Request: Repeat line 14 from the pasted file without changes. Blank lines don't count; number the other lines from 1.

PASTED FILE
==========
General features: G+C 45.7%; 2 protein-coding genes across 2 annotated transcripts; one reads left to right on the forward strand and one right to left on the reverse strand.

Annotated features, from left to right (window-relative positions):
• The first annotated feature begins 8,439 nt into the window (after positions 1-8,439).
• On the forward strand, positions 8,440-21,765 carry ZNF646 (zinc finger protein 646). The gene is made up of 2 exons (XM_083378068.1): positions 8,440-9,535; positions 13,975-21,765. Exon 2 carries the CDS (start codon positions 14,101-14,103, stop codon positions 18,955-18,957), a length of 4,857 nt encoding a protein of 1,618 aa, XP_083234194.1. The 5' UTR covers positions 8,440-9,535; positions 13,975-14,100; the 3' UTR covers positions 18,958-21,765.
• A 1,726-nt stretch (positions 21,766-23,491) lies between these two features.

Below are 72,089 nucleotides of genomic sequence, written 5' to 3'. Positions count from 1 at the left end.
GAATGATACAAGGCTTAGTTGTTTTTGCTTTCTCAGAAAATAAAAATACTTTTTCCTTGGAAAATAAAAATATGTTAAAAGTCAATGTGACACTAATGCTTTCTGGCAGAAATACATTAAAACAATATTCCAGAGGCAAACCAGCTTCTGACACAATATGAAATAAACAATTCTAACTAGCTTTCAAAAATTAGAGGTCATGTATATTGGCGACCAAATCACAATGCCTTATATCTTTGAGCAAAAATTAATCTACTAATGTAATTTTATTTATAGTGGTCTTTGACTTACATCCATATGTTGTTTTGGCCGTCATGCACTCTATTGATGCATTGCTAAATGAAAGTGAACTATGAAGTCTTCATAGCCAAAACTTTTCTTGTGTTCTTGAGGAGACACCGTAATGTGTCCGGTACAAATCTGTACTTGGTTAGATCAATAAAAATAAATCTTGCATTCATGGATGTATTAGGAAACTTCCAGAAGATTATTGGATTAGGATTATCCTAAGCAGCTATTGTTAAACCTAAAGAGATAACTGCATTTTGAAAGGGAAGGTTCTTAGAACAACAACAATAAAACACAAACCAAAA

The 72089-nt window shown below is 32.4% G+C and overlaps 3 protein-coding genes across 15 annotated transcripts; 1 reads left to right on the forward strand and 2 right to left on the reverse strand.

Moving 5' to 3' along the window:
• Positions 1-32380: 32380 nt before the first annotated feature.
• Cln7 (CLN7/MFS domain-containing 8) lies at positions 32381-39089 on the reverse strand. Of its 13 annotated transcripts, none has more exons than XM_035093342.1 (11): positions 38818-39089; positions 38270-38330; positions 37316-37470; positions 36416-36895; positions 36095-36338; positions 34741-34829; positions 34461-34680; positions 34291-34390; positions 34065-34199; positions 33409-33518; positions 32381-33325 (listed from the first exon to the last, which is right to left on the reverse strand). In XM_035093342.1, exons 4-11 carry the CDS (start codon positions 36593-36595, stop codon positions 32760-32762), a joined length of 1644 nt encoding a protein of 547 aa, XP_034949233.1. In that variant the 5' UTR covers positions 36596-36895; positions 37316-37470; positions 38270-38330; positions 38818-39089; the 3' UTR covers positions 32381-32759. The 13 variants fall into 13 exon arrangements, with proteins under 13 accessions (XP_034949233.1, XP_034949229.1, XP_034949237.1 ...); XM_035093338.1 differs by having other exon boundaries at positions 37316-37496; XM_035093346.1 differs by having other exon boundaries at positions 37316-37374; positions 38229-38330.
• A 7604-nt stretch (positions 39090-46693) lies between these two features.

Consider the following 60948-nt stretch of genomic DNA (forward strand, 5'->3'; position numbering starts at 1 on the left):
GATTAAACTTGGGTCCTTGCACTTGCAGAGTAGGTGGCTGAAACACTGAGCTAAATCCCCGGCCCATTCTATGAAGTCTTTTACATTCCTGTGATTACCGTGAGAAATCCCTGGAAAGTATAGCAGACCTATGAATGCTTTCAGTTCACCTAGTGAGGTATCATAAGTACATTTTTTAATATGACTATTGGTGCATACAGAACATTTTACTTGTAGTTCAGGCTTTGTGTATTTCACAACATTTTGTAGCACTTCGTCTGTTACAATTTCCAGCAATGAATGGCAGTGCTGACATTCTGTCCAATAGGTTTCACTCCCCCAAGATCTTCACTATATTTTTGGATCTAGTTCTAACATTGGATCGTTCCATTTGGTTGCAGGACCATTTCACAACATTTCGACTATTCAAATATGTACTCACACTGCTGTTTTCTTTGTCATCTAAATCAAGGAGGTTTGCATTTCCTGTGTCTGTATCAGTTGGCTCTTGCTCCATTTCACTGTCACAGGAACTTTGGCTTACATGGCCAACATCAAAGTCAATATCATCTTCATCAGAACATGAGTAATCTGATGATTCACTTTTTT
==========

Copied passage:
GATTAAACTTGGGTCCTTGCACTTGCAGAGTAGGTGGCTGAAACACTGAGCTAAATCCCCGGCCCATTCTATGAAGTCTTTTACATTCCTGTGATTACCGTGAGAAATCCCTGGAAAGTATAGCAGACCTATGAATGCTTTCAGTTCACCTAGTGAGGTATCATAAGTACATTTTTTAATATGACTATTGGTGCATACAGAACATTTTACTTGTAGTTCAGGCTTTGTGTATTTCACAACATTTTGTAGCACTTCGTCTGTTACAATTTCCAGCAATGAATGGCAGTGCTGACATTCTGTCCAATAGGTTTCACTCCCCCAAGATCTTCACTATATTTTTGGATCTAGTTCTAACATTGGATCGTTCCATTTGGTTGCAGGACCATTTCACAACATTTCGACTATTCAAATATGTACTCACACTGCTGTTTTCTTTGTCATCTAAATCAAGGAGGTTTGCATTTCCTGTGTCTGTATCAGTTGGCTCTTGCTCCATTTCACTGTCACAGGAACTTTGGCTTACATGGCCAACATCAAAGTCAATATCATCTTCATCAGAACATGAGTAATCTGATGATTCACTTTTTT